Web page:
Adam Wildman is a researcher at ResPublica. He writes here in a personal capacity.
The image of National Service sits deep in the British psyche. Even though formal conscription ended in 1963 and the appetite for mandatory military service remains fairly low, the ethos underpinning National Service still conjures up a positive vision of an England where young people were taught self-respect, discipline and autonomy.
Many believe that the loss of National Service deprived our young people, particularly those from poorer backgrounds, of the opportunity to develop inter-personal skills and self-belief. It is for this reason that Prince Harry, amongst others, have called for the return of National Service.
In a nod to this national feeling, the Prime Minister launched the National Citizen Service (NCS) in 2011. Just like National Service, NCS is an initiative aimed at our young people. Its primary goal is to bring pupils from different backgrounds together over a three week period to help them develop confidence, self-awareness and responsibility.
Last year, roughly 60,000 young people took part in the programme. Ipsos Mori found that that the scheme improved participants’ confidence, interpersonal skills and desire to work with others. Interestingly, it was the poorest pupils – those on Free School Meals – that evidenced the greater improvements, indicating the progressive nature of the scheme.
NCS participants have to provide 30 hours of volunteering. For the whole cohort, the economic value of these volunteering hours has been estimated at £11.4 million, with programme costs of £5.9 million. The programme, therefore, produced volunteering benefits of £5.5 million – or £1.90 for every £1 spent. That indicated that NCS is value for money for the taxpayer. But perhaps the greatest benefits NCS bestows are on social capital and poverty.
As Conservatives we need to acknowledge that poverty is a real and stubborn phenomenon in Britain. Not only are the costs of poverty significant to the individual, with those living in deprived areas dying seven years sooner than the average, the public costs are also substantial. A report by the Bright Blue think tank found that child poverty alone costs the economy £29 billion every year.
A primary cause of poverty is a lack of social capital. Whereas economic capital refers to personal finances, social capital refers to the value of social networks. It is the prerequisite for the success of entrepreneurs; the foundation of trust in a community; and a key reason why certain ethnic groups, like Ugandan Asians, outperform others over time.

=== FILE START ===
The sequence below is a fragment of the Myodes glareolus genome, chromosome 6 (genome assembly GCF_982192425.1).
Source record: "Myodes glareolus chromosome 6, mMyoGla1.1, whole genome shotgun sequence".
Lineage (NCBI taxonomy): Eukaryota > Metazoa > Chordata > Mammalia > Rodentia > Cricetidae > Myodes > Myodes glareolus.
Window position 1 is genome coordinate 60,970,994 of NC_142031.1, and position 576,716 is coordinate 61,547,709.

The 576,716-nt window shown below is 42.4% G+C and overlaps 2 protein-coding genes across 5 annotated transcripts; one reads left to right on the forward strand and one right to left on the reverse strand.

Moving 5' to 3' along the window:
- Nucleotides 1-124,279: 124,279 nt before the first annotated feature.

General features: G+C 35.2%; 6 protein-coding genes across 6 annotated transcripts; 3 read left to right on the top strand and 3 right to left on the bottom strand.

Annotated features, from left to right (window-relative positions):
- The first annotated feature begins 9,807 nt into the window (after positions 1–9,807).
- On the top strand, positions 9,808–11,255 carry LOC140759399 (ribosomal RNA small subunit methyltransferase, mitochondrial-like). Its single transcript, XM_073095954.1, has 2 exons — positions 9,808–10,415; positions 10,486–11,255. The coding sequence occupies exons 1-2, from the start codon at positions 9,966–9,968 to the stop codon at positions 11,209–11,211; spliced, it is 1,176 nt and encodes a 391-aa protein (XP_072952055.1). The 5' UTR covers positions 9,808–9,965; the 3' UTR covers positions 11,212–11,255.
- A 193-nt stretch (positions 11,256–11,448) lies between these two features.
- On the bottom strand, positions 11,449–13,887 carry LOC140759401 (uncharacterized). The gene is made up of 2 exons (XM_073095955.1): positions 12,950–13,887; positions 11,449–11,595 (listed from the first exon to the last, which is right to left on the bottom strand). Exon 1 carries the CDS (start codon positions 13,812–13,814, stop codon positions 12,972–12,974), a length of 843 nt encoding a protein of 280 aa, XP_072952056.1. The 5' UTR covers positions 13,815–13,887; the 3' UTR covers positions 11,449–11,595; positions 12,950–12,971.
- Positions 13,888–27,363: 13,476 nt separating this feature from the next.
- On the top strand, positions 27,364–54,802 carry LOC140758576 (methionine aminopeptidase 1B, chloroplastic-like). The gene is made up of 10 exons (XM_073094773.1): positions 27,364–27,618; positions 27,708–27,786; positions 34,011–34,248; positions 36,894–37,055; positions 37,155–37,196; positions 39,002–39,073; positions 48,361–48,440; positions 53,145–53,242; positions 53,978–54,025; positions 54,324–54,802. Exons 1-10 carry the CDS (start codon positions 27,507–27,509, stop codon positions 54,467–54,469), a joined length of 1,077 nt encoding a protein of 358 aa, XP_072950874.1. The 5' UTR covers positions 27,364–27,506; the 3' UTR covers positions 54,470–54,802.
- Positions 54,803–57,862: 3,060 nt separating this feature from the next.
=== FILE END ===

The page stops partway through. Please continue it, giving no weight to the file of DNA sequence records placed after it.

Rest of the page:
The great issue with social capital is that it is often lacking in those from poorer backgrounds. This acts as a barrier for those seeking to escape poverty. Robert Putnam in his now famous Bowling Alone highlighted that the single biggest cause for the growing wealth divide is the lack of social capital in low-income communities. Research by the Social Integration Commission has shown that this deficit in poor communities costs Britain approximately £6 billion every year.
Through its emphasis on volunteering and integration, NCS improves the social capital of its participants. It was because of this and its increasing popularity that David Cameron announced the expansion of the programme. By 2021, 60 per cent of school pupils will benefit from the scheme, to the cost of £250m per annum. Such a funding commitment is to be welcomed.
However, there is one significant flaw in the initiative: National Citizen Service is completely voluntary. The scheme is largely aimed at engaging our disaffected youth. Yet this scheme, because it is voluntary, fails to engage the majority of England’s pupils. Even after the expansion, four out of ten will still miss out on this opportunity.
The idea of compulsion often generates a lot concern from those on the centre-right. It need not so, particularly when you consider certain examples. It is rightly non-voluntary to take part in jury service, National Service in its original form was mandatory and, more relevantly, it is compulsory to attend school. If NCS is a valuable part of a young person’s transition into adulthood, then surely it should be treated as other parts of the school curriculum and made mandatory.
Going by the Government’s own figures, making the NCS mandatory would cost roughly £415 million. This may seem expensive to some, but when you compare it to the overall school budget of £26.5 billion or the £29 billion cost of child poverty, rolling out a mandatory NCS scheme that could improve the life chances of our poorest pupils must be given serious consideration.
National Service may be a thing of the past, but its underlying ethos can continue to provide benefits to all of our young people. But only if NCS is made compulsory.